Unlike the ER, which Antrim has found “scary and difficult,” the ward is “open and light.” He relates the details of living on a psychiatric unit that will be familiar to anyone who has read anything at all on this subject: the forbidden “sharps” (objects like razors and nail clippers); the constant observation of patients who have made a suicide attempt; the twice-daily walks in the “fresh air” (in this case a yard “circled with tall chain-link fencing”); the three-times-a-week therapy; the drug trials; the quiet room; the pay phone. Once in a while he zooms in with a medical factoid—“the medial prefrontal cortex is crucial to proprioception, bonding with others, and our safety in the world”—or pops in images that seem like they’ve been borrowed from Sociology 101: “The hospital can be seen as a therapeutic city, and psychiatric patients as problematic through-traffic; in sickness we take the ward as a gulag.” At other times he relays a scrap of information that seems so well established as to verge on the platitudinous: “Alcoholics Anonymous helped produce the concept of alcoholism as a disease, not a sin or a sign of weakness, and this understanding has led to better health care and reduced stigma.” One wonders why Antrim has decided to include these tidbits of readily available research: Were they once part of a different, more expansive, and less elliptical book?
The centerpiece of One Friday is Antrim’s undergoing ECT, also known as electroconvulsive or shock therapy. This is where the book finds its thrust, reading less like a series of arbitrary observations and more like an actual narrative with a perceptible arc. Not coincidentally, it is also where we meet David Foster Wallace, who calls Antrim after he has been in the hospital for two months, having found out about his situation from a mutual friend. The procedure has been suggested to Antrim by an ECT specialist who, somewhat incongruously, is wearing “a Chanel suit.” She counsels Antrim to agree to the treatment (“We need your consent”), despite Antrim’s vision of what it will be like: “I was terrified of ECT. I imagined the electric chair; and I knew, or thought I knew, what shock would do to me. It would destroy my ability to write, or even to think clearly. It would take away my memories and my personality. I would be unable to function.” Enter Wallace, who, like a trusty guru with celebrity credentials, advises Antrim to take the leap. “I want you to do it,” he says, explaining that ECT has saved his life (although in fact Wallace eventually committed suicide). “‘I want you to try ECT,’ he told me. He said it again and again, because he knew that I was ruminating, and that I would not be able to believe him for long, just a few minutes.”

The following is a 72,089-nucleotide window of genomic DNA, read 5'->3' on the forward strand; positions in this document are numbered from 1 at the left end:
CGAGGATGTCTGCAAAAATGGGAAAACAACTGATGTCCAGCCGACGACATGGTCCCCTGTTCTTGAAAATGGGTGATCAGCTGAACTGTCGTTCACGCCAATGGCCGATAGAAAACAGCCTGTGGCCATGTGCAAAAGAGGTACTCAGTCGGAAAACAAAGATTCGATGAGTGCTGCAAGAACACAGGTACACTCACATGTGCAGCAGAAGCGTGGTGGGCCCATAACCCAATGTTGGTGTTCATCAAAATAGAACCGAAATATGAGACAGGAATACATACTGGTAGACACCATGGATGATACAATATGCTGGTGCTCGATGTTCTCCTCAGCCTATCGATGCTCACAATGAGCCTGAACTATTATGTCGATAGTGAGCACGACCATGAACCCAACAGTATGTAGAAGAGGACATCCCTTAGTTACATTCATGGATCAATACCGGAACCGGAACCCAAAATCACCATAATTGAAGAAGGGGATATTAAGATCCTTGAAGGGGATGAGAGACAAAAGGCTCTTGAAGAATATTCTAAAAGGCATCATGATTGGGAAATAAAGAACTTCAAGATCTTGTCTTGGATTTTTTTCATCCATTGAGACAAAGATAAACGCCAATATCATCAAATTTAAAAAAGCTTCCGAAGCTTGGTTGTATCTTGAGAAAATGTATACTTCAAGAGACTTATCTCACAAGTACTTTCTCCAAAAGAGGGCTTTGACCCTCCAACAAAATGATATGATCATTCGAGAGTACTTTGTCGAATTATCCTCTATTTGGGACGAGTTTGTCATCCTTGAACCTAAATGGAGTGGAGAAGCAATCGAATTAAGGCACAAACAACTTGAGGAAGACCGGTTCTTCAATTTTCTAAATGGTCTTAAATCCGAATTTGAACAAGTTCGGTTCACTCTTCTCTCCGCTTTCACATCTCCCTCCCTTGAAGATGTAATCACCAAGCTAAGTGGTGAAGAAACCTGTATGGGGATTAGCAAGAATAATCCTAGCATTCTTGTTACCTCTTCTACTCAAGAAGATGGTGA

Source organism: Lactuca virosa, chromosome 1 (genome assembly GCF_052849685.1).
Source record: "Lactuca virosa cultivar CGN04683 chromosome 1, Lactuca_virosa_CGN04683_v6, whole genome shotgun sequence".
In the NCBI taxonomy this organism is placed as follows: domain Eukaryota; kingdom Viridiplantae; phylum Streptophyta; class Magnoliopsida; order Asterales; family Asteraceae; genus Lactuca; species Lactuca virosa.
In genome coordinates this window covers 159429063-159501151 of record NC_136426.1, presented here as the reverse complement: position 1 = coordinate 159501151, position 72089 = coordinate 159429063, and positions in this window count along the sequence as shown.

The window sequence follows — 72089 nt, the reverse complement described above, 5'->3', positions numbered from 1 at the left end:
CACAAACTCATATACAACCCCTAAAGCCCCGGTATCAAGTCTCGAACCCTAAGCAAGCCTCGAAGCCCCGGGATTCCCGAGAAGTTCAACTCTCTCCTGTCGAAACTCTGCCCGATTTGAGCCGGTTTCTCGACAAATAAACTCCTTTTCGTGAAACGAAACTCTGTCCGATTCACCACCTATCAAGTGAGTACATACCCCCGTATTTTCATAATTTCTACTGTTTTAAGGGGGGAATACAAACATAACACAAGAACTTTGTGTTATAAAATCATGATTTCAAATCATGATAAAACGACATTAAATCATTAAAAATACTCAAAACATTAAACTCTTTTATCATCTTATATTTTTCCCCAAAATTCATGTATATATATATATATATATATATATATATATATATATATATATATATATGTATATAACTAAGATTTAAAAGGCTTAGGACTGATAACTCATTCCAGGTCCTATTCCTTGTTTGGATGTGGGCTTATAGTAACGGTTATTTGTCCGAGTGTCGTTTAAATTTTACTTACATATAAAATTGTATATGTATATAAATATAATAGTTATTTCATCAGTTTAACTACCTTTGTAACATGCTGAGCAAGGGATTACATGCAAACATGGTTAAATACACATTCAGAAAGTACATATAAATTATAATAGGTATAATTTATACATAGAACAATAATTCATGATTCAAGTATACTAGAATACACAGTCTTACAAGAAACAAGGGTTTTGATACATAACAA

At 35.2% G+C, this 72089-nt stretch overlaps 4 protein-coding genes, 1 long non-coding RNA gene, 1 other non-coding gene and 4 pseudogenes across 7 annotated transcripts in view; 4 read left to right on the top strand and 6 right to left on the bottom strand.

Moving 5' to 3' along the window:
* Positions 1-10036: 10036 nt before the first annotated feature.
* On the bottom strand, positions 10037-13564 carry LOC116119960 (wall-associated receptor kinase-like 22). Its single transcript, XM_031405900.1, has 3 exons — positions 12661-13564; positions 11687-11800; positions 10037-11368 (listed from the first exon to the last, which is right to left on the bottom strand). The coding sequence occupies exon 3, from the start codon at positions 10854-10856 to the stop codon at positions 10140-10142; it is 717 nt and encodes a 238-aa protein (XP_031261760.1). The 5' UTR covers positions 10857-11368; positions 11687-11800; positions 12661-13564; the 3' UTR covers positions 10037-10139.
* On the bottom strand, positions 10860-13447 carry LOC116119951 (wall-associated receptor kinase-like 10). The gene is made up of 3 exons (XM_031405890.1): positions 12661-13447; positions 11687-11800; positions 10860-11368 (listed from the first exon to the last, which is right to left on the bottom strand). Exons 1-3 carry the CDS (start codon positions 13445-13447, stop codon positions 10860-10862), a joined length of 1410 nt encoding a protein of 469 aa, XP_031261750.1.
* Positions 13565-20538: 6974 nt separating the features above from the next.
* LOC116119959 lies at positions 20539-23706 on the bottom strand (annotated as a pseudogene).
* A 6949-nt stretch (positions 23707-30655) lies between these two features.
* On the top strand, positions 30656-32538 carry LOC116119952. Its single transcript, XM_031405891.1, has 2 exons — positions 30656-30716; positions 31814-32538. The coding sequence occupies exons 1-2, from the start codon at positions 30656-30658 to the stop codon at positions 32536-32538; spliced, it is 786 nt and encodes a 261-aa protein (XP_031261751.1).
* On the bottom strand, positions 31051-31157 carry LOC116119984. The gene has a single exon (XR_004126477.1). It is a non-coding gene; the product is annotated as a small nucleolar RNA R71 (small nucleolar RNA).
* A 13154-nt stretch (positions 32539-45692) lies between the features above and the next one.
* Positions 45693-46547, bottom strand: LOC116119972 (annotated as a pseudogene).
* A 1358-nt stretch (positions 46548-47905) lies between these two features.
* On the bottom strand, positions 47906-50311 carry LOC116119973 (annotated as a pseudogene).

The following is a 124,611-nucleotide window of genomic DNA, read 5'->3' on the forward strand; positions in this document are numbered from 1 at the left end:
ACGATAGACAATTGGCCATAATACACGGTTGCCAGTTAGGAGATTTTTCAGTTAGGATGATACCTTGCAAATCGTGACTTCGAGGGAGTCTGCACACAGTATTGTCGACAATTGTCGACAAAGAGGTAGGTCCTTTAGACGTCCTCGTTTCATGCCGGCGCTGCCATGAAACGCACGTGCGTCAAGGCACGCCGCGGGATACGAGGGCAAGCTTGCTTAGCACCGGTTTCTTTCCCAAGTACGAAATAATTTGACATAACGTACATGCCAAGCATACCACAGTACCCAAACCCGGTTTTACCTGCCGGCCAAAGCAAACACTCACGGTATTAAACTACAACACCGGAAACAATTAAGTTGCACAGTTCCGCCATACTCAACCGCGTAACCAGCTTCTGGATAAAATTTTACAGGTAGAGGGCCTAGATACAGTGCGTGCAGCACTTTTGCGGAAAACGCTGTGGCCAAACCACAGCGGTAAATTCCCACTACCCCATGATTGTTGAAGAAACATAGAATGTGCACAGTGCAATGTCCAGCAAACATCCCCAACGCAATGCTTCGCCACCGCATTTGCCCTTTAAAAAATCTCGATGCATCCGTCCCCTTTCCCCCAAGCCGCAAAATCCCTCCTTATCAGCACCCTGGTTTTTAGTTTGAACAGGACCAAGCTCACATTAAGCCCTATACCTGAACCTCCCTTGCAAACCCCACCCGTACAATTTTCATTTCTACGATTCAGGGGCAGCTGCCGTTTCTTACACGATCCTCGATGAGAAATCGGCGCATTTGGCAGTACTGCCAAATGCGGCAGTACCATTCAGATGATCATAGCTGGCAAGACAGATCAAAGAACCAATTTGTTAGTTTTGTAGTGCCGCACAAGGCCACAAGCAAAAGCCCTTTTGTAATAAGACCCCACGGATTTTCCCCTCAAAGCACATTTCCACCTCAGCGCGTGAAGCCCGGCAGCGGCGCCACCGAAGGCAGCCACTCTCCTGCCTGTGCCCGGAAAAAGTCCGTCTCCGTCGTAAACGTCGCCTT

After five weeks of ECT and almost four months in the hospital Antrim returns home. He deftly captures the anomalous character of passing from the enclosed universe of the hospital to the outside world, how no one but you and your closest are aware of what you’ve been through: “Had you seen me walking up the stoop, opening the front door, you might have thought that I was coming home from a job in the city or an errand in the neighborhood.” He revisits his notion of suicide as “an eternal state, like the eternity of death,” and starts wearing reading glasses because his medication has blurred his vision. As time goes on, he thinks of ECT “as clean power, good electricity added to a wet, saline medium in which electrical signaling has become chaotic and mistimed.” He continues to ask questions of the sort that are peppered throughout the book, wide-open questions (“What story can you tell? How does it begin? What can you see? What can you touch and feel?”) that seem to emerge from his experience of teaching writing.